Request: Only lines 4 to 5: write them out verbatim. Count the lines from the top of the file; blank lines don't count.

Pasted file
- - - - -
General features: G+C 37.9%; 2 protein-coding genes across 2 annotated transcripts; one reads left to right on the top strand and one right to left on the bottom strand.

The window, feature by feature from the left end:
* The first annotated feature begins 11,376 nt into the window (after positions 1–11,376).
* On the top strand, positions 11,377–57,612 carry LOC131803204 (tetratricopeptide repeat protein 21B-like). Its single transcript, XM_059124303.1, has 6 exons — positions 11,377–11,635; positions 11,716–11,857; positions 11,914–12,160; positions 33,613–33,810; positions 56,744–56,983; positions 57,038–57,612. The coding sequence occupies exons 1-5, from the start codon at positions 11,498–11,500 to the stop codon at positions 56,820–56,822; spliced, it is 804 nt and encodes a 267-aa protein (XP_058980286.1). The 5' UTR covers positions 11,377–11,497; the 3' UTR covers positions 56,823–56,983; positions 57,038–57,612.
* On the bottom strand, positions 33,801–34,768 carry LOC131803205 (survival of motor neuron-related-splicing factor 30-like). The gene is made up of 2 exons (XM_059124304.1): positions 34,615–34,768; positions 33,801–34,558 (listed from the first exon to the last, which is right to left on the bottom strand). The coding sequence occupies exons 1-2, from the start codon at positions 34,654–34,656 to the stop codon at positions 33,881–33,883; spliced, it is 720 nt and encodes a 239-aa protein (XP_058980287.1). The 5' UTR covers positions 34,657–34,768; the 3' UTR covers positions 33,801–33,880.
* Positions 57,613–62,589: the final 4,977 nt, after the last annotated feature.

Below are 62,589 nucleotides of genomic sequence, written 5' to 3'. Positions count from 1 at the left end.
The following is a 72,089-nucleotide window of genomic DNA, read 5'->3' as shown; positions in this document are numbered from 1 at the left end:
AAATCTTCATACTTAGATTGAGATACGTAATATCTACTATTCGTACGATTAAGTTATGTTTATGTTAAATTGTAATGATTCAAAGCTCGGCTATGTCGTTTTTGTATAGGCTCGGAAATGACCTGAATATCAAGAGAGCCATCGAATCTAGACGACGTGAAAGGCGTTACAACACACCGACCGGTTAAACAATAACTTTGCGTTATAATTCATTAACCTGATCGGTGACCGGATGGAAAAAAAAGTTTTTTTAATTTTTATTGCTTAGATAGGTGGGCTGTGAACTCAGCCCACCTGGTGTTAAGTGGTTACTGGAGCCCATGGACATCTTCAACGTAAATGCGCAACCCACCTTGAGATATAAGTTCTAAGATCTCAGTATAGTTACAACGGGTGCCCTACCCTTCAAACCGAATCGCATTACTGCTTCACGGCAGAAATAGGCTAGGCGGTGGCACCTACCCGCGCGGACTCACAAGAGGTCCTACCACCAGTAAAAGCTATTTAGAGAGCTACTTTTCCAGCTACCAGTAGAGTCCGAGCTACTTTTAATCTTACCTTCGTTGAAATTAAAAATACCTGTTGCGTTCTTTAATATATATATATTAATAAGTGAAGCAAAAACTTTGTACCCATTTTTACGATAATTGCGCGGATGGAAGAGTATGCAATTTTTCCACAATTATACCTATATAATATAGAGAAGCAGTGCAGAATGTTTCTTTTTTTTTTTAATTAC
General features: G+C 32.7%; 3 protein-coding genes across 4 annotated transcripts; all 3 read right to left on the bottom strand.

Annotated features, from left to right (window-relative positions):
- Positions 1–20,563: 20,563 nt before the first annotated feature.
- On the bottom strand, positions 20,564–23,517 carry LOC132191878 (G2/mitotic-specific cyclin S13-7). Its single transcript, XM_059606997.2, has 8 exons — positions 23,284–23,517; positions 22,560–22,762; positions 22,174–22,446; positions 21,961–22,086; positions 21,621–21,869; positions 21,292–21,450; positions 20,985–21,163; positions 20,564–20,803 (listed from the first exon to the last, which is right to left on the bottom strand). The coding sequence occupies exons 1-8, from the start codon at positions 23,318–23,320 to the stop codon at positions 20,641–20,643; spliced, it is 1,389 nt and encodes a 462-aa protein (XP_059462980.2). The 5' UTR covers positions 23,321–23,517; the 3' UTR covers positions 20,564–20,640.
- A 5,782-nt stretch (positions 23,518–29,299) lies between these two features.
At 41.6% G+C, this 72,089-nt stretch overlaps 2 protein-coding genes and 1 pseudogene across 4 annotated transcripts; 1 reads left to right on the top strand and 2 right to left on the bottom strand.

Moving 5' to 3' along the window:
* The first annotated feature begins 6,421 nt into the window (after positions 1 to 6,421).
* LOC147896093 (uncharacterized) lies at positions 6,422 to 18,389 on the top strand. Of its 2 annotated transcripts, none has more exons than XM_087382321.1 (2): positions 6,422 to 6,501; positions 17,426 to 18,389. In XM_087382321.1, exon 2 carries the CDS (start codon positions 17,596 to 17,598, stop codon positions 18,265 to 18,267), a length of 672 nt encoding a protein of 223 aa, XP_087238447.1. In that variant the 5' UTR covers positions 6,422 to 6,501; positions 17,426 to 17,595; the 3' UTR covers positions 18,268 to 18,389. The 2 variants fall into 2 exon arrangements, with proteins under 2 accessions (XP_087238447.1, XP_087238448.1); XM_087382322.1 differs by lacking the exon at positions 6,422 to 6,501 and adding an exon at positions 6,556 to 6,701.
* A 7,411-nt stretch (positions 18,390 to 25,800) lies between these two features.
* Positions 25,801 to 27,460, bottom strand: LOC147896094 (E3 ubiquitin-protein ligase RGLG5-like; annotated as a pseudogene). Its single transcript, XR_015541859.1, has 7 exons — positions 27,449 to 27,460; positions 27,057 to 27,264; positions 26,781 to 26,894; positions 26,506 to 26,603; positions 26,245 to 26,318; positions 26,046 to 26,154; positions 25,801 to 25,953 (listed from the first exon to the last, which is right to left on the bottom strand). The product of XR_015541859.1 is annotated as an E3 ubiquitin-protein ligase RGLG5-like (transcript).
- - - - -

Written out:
* On the top strand, positions 11,377–57,612 carry LOC131803204 (tetratricopeptide repeat protein 21B-like). Its single transcript, XM_059124303.1, has 6 exons — positions 11,377–11,635; positions 11,716–11,857; positions 11,914–12,160; positions 33,613–33,810; positions 56,744–56,983; positions 57,038–57,612. The coding sequence occupies exons 1-5, from the start codon at positions 11,498–11,500 to the stop codon at positions 56,820–56,822; spliced, it is 804 nt and encodes a 267-aa protein (XP_058980286.1). The 5' UTR covers positions 11,377–11,497; the 3' UTR covers positions 56,823–56,983; positions 57,038–57,612.
* On the bottom strand, positions 33,801–34,768 carry LOC131803205 (survival of motor neuron-related-splicing factor 30-like). The gene is made up of 2 exons (XM_059124304.1): positions 34,615–34,768; positions 33,801–34,558 (listed from the first exon to the last, which is right to left on the bottom strand). The coding sequence occupies exons 1-2, from the start codon at positions 34,654–34,656 to the stop codon at positions 33,881–33,883; spliced, it is 720 nt and encodes a 239-aa protein (XP_058980287.1). The 5' UTR covers positions 34,657–34,768; the 3' UTR covers positions 33,801–33,880.